Which Graphite Rod Should You Buy?

Graphite rods aren’t cheap, but shelling out a few extra bucks to purchase a high-quality graphite rod might just be one of the best decisions you’ll ever make. Fishing with a high-powered, super sensitive graphite rod is a real treat, and once you go graphite, we know you’ll struggle to return to less high-action alternatives. So when you are looking, you’ll want to pay attention to reviews on overall sensitivity and accuracy of casting. You’ll want to read reports of extreme sensitivity, so that you can feel even the lightest fish takes on the other end.

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Composite Fishing Rods

Composite fishing rods are rods made from a combination of fiberglass and graphite parts, often with other materials included to improve integrity. Like the combination suggests, composite fishing rods include the best features of both fiberglass and graphite, making them popular among anglers looking to step up their game without over-spending on a graphite rod.

Depending on where the fiberglass and graphite components of a composite rod meet, the rod will have varying degrees of flexibility and power. Some composite rods are built to flex close to the butt like a fiberglass rod, whereas others feature higher rigidity like graphite. Featuring the flexibility of fiberglass with the sensitivity of graphite, composite rods are more versatile than single-material rods, and less expensive, too.


When to Choose Composite

Composite rods are often easier to use than both fiberglass and graphite fishing rods, making them ideal for both beginners and experienced anglers looking for a good middle ground. Composite rods, like fiberglass, are timing forgiving and feature a little drag, helping less experienced anglers to hook a fish even when it is just barely on. Like graphite, composite rods can also be high-powered, making them ideal for windy conditions and larger streams. Less likely to snap than graphite but less bendy than fiberglass, composite fishing rods are a great compromise if you just can’t choose.


Pros of Composite Rods

  • Customizable speed/action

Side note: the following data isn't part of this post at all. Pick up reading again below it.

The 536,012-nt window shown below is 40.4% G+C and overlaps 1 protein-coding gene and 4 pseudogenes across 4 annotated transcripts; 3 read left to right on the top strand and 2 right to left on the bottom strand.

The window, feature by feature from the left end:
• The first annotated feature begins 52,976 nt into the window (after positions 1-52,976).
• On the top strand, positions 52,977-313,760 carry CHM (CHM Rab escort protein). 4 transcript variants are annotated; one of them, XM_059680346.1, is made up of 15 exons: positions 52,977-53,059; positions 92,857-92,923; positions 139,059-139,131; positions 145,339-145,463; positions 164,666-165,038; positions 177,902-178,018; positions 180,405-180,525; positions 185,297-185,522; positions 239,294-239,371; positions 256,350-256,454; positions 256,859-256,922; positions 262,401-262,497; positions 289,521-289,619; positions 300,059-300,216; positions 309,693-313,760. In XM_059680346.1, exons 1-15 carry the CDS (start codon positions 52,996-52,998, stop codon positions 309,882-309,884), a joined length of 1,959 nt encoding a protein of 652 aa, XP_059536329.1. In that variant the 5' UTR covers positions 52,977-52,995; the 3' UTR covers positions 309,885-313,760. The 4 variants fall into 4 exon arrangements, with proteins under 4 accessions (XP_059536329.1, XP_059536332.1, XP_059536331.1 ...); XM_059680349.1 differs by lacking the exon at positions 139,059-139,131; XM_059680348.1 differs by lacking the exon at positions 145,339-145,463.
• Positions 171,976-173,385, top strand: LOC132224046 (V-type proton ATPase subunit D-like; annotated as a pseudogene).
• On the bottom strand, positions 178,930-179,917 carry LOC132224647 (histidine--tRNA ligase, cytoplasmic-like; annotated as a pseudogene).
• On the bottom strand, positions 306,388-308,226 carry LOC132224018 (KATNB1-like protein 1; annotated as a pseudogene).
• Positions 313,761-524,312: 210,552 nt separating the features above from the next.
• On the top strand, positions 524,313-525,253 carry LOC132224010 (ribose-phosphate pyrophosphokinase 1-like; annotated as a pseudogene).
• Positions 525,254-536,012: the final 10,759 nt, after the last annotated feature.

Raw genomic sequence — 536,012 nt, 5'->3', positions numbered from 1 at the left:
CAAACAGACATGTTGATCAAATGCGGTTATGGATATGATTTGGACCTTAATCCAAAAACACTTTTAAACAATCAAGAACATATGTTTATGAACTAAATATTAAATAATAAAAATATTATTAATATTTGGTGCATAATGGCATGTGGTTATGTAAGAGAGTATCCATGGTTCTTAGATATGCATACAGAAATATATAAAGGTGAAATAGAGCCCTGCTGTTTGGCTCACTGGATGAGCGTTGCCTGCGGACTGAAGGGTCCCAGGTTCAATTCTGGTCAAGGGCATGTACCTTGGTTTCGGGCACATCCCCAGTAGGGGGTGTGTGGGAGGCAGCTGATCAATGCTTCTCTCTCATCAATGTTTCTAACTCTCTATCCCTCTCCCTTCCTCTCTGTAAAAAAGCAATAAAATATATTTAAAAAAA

• Flexible
  • Durable
  • Versatile


Cons of Composite Rods

  • Often more expensive than fiberglass rods
  • Less accuracy than graphite


Which Composite Rod Should You Buy?

If you want the best of both worlds and are looking for a rod that offers flexibility and strength, composite is the way to go. When looking at composite rods, you should understand that you can find a balance between sensitivity and action that works for you. Experienced anglers will likely want sensitive rods with a fast action, and less experienced anglers may want to look for rods that have a slow to medium action for casting forgiveness.

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Bamboo Fishing Rods

The ‘OG’ fishing rod material, bamboo rods have been around for centuries and were at one time the primary tool of professional anglers everywhere. Bamboo is naturally fibrous and bendy, making bamboo rods flexible and sensitive to even the slightest drag. Slightly heavier than fiberglass, bamboo fishing rods have an ‘organic’ feel in the hand, and won’t snap easily under pressure. Though bamboo rods can be used in any number of circumstances, we don’t recommend bamboo for precision casting and suggest you stick to small/medium streams in fairly good weather when using bamboo.


When to Choose Bamboo

If you are looking for a classic fishing experience, you can’t go wrong with a bamboo rod. Bamboo flexes and pulls on its own, making it excellent for dry flies and battling mid-sized fish. Want to really feel what is going on below the surface of the water? Bamboo is the way to go. You’ll feel every tug and vibration when you choose a bamboo fishing rod, which is great for snagging barely-there bites but can make fishing in windy conditions more difficult.

Fishing with a bamboo rod can be a whole lot of fun, but you might want to bring along a fiberglass or graphite rod if you plan to be out on the water all day long. A well-crafted bamboo rod can be quite heavy, and though you might not feel it during the first few hours of fishing, your arms will certainly be tired if you try to fish on a bamboo rod all day long.


Pros of Bamboo Rods

  • Beautiful
  • Super sensitive
  • Flexible
  • Durable


Cons of Bamboo Rods

  • Heavy
  • Not versatile
  • Expensive
  • Difficult for all-day use


Which Bamboo Rod Should You Buy?

Bamboo might be the OG fishing rod material, but being ‘classic’ doesn’t make bamboo more affordable. While you might be tempted to grab the least expensive bamboo rod you can find, this would likely be a mistake, since low-quality, improperly processed bamboo can be rigid, brittle, and uncomfortable to fish with. If you want the best, most authentic bamboo rod fishing experience you can have, we recommend trying out a premium hand-crafted rod that will give you the kind of precision you have only ever dreamed of.